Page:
When people think of street photography they often think of juxtaposition-artistic contrasts where we have two elements in an image which are opposed to each other. This has always been a big part of street photography-so much so that it’s perhaps in danger of becoming a cliche.
However, cliche or not, it’s great fun to do and setting out to purposefully spot these contrasts is a great way to develop your powers of observation. This is the purpose of this exercise: use these contrasts-which are all around you-to really “see” the world as a street photographer, picking up details and making connections between people and/or the world around them.
As well as using physical traits, also look out for contrasting emotions, or even signs (someone eating a burger next to a “healthy eating” poster, for example), and aim for a small series of between four and six photographs taken in either black and white or color.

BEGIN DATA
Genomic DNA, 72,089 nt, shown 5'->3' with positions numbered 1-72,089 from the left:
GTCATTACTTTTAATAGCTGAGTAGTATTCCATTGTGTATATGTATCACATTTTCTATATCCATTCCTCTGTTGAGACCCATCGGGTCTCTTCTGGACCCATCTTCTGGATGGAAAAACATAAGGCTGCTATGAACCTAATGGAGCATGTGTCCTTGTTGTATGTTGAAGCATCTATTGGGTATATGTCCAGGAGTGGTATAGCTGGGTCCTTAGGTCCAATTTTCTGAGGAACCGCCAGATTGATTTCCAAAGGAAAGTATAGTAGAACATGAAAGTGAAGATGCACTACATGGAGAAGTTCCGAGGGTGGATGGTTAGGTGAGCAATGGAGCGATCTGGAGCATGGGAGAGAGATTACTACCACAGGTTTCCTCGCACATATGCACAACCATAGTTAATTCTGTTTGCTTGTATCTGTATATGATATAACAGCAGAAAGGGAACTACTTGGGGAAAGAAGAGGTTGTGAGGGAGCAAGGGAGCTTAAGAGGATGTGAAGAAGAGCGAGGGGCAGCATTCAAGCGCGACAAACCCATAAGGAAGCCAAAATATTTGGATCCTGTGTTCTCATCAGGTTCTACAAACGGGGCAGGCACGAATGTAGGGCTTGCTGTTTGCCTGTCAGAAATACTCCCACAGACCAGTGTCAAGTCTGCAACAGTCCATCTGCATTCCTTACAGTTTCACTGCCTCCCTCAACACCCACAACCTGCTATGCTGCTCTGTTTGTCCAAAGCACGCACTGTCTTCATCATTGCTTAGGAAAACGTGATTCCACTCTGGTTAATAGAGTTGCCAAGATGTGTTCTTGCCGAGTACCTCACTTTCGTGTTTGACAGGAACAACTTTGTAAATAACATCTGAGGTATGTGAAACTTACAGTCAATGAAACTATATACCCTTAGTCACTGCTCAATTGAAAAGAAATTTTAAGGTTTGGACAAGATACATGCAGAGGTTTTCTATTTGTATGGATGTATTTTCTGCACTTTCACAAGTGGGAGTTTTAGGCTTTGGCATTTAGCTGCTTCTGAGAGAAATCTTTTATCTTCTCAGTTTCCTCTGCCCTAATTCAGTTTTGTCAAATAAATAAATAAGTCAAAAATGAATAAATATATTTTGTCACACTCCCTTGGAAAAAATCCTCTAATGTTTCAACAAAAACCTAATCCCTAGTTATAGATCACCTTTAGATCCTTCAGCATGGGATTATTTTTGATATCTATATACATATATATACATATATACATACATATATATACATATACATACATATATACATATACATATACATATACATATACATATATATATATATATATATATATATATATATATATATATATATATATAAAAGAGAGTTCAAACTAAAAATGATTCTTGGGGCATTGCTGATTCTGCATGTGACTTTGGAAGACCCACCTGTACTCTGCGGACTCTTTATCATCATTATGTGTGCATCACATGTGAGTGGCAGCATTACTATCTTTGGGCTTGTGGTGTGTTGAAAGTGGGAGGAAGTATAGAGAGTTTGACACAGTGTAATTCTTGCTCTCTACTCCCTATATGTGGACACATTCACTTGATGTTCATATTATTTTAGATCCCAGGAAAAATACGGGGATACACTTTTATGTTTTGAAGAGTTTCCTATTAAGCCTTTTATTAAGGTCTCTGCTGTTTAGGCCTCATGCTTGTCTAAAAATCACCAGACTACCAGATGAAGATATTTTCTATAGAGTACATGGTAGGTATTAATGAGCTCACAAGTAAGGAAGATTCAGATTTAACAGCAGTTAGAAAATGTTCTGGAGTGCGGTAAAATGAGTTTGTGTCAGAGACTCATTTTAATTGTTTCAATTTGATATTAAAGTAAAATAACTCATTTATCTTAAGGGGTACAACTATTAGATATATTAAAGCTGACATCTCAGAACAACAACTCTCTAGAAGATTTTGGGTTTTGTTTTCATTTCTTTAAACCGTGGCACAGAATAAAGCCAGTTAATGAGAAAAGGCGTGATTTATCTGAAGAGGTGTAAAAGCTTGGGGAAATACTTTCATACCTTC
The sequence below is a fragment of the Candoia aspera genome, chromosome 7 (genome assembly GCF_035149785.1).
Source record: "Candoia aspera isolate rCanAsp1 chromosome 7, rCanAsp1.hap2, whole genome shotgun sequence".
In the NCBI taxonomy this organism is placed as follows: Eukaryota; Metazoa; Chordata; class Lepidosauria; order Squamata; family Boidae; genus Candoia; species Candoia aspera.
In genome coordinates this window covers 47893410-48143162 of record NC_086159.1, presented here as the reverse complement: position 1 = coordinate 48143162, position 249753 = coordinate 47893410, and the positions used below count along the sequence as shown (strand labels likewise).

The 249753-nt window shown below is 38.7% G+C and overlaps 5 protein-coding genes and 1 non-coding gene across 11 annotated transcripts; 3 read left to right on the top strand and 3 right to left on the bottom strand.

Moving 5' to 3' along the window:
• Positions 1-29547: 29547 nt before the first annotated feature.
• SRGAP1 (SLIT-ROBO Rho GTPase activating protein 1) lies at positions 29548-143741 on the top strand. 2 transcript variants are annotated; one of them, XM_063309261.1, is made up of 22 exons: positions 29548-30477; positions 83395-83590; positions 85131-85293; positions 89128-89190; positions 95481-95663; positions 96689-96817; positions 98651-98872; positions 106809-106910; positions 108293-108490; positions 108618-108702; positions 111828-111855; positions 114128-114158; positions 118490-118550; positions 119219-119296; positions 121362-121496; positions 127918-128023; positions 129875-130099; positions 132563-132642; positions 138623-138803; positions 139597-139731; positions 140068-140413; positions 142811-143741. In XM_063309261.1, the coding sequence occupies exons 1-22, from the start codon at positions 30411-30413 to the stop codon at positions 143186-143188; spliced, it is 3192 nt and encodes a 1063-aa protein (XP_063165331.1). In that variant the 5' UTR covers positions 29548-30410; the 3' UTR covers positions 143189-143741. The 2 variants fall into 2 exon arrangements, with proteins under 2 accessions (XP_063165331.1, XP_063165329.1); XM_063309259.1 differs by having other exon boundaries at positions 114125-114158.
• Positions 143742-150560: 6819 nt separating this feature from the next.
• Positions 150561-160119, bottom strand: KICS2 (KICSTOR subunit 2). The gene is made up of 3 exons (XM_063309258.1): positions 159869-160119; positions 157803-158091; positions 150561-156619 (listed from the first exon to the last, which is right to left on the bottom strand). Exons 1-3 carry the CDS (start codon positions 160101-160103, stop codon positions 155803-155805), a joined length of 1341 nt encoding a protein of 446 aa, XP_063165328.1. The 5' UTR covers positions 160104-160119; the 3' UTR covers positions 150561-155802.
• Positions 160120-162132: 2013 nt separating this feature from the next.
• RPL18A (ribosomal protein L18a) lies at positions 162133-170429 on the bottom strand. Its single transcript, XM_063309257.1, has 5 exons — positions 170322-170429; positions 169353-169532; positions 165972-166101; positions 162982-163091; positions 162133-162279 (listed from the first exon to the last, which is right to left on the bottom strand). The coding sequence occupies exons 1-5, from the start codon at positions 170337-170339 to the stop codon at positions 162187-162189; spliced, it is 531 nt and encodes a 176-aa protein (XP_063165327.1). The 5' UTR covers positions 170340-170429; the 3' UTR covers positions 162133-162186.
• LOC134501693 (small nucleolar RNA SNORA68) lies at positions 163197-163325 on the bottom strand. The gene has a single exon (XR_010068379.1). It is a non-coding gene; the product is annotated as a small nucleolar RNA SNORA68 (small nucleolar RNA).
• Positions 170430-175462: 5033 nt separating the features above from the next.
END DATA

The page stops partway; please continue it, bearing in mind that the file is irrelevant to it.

View the images
- When you’re out shooting, walk really slowly, looking at the details around you.
- Be prepared to wait. Find the right background and then wait for any other elements you need to come into shot.
- Always have your camera switched on and ready to go.
- React instantly when you see a possible juxtaposition or interesting connection.
- Don’t forget your picture needs to look interesting! Sure, a picture of a man placed next to a woman is technically a juxtaposition, but that’s probably not enough to make it a worthwhile picture.
- This type of street photography is all about observational skills. A good way to help develop these skills is to focus on one thing-the color yellow, for example-and then put all your energy into looking for instances of that color. As well as spotting the color, you will also start to see juxtapositions.